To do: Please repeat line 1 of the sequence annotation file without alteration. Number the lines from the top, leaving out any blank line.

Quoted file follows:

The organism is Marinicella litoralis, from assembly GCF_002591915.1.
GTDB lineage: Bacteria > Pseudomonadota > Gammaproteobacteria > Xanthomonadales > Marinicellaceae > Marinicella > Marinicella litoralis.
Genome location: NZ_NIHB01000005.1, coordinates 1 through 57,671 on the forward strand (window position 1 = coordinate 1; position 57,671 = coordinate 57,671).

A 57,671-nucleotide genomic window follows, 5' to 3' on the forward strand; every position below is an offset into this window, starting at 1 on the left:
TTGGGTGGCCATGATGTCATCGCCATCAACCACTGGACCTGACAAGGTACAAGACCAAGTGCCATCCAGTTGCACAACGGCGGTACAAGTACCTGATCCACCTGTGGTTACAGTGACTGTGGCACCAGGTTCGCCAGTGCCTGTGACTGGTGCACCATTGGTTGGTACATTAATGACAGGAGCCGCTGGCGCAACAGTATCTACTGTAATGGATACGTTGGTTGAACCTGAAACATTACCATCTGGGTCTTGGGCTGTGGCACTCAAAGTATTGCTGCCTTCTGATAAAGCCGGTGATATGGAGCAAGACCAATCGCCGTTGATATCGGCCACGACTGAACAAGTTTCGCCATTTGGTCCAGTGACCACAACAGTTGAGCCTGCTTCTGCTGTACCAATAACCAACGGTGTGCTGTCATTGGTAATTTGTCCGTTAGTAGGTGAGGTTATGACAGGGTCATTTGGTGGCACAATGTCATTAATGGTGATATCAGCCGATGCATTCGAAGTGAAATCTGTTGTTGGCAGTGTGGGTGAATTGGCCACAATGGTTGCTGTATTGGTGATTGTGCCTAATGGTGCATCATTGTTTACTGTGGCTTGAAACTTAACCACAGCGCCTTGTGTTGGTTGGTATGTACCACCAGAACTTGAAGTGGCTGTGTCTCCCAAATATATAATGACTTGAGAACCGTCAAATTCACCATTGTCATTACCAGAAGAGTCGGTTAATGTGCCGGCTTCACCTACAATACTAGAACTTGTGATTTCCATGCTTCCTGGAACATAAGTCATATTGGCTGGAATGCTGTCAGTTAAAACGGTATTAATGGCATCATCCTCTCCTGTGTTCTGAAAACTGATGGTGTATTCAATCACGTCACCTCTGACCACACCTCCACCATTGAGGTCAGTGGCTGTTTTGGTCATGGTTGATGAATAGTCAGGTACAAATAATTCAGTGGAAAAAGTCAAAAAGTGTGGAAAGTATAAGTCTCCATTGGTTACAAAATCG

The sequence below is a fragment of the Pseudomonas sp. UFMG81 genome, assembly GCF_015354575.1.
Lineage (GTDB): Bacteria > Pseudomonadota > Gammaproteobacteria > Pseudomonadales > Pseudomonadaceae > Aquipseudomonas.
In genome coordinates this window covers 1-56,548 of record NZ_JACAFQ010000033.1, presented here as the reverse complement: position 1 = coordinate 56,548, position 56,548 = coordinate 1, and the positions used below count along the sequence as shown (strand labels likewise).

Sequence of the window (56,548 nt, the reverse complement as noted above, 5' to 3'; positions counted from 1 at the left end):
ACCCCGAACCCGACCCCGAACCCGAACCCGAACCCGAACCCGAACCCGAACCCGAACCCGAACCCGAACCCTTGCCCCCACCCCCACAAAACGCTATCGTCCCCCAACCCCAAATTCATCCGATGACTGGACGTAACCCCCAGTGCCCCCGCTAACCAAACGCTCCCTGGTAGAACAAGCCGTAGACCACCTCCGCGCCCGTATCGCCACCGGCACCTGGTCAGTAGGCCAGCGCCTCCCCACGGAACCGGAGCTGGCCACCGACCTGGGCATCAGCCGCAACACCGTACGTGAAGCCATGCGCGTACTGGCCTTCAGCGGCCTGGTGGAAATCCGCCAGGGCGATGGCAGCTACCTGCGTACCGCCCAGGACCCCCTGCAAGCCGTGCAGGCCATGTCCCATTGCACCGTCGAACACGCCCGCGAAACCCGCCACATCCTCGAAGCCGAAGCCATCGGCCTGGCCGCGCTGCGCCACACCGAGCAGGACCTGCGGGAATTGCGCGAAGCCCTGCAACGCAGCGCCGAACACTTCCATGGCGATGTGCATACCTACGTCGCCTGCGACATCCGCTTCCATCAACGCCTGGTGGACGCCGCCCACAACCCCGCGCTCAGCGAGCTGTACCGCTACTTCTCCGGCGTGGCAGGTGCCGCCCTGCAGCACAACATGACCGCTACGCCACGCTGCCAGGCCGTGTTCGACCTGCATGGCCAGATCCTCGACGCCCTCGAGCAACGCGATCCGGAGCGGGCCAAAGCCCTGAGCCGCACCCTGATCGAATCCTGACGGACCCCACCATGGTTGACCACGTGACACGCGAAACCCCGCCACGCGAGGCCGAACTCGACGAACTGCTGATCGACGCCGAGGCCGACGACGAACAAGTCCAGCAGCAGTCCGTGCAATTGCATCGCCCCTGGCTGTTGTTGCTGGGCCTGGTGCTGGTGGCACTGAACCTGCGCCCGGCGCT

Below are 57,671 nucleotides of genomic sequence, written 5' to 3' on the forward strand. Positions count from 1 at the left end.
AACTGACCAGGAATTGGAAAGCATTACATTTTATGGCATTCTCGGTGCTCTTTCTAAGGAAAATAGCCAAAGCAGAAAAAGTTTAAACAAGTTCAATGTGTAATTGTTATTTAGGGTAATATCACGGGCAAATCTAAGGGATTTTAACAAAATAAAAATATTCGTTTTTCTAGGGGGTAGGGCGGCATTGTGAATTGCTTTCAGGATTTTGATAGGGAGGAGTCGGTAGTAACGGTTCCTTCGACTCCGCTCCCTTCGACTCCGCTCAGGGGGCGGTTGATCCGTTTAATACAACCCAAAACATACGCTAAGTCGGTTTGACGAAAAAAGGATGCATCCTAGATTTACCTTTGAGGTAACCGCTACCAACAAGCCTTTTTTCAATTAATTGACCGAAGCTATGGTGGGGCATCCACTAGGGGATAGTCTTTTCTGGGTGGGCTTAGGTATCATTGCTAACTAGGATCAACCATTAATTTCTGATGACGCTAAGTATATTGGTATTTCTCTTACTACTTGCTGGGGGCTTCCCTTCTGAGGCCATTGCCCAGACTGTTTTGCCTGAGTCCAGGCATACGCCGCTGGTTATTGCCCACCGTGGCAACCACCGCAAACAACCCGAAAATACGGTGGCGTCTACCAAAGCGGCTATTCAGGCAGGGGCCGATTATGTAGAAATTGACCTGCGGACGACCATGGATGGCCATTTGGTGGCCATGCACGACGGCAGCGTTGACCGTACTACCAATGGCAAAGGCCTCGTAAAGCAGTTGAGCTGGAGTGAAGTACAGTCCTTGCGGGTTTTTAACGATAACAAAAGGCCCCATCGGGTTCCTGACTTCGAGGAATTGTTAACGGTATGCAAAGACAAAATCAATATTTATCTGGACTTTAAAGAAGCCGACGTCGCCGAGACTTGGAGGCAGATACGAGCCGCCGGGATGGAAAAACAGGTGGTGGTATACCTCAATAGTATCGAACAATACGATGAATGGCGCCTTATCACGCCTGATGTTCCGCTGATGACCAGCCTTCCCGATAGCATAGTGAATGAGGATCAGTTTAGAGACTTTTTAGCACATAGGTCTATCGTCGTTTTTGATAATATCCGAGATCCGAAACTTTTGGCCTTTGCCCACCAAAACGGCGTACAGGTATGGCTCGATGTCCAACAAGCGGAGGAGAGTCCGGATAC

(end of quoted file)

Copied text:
The organism is Marinicella litoralis, from assembly GCF_002591915.1.